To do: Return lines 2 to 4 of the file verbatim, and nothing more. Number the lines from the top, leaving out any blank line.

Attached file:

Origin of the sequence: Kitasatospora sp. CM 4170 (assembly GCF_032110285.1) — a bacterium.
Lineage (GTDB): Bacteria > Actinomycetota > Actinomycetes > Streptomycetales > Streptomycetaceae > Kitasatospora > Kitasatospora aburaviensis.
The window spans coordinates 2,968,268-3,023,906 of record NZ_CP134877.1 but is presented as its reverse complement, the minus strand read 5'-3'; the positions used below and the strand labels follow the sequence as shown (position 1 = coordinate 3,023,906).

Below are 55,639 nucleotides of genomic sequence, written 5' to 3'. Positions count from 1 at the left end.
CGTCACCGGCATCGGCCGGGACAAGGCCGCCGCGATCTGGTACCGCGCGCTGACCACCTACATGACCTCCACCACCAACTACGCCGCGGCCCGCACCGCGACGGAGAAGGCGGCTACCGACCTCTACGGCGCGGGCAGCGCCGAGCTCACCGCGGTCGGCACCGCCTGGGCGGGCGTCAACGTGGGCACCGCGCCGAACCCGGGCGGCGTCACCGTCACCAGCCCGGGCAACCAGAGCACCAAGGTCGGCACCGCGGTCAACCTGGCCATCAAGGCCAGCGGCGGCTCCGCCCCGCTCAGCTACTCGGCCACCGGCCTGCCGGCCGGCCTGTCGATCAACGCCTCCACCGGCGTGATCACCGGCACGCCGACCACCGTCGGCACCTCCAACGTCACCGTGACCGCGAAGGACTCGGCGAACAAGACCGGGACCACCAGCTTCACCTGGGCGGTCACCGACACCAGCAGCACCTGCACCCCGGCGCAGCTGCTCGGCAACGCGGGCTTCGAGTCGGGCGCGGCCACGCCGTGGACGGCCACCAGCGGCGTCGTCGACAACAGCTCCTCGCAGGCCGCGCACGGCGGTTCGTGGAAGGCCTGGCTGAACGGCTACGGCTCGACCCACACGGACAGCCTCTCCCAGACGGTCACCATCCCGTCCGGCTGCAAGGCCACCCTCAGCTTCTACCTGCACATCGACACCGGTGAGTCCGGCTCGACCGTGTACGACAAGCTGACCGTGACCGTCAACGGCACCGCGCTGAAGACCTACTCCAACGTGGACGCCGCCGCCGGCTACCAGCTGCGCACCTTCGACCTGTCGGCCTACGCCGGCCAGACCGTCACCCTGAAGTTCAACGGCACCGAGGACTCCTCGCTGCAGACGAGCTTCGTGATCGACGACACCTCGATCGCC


Lineage (GTDB): Bacteria > Actinomycetota > Actinomycetes > Streptomycetales > Streptomycetaceae > Kitasatospora > Kitasatospora aburaviensis.
The window spans coordinates 2,968,268-3,023,906 of record NZ_CP134877.1 but is presented as its reverse complement, the minus strand read 5'-3'; the positions used below and the strand labels follow the sequence as shown (position 1 = coordinate 3,023,906).

Below are 55,639 nucleotides of genomic sequence, written 5' to 3'. Positions count from 1 at the left end.